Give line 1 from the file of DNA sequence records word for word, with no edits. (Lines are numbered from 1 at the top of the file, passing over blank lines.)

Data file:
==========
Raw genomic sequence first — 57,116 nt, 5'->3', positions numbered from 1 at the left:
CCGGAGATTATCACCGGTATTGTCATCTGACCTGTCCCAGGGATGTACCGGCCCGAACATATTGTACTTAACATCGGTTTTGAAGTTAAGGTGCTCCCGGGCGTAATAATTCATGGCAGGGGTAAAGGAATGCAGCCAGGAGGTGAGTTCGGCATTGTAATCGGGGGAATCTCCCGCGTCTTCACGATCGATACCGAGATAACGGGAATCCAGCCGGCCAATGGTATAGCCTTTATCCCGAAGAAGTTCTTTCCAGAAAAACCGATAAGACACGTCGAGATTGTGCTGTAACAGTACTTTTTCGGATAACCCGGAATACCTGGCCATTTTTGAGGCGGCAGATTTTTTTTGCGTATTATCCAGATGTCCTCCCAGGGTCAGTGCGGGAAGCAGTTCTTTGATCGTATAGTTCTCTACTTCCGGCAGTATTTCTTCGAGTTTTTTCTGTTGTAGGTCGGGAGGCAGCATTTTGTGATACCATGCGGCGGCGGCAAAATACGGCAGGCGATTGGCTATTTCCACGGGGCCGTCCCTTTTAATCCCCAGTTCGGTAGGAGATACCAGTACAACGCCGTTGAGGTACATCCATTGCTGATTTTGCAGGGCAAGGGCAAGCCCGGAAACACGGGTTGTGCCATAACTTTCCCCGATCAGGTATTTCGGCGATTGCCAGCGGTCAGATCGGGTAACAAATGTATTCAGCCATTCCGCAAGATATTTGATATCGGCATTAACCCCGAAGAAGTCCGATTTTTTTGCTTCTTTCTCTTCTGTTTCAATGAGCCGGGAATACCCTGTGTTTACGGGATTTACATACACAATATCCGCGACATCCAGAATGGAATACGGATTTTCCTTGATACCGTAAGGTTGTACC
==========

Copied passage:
Raw genomic sequence first — 57,116 nt, 5'->3', positions numbered from 1 at the left: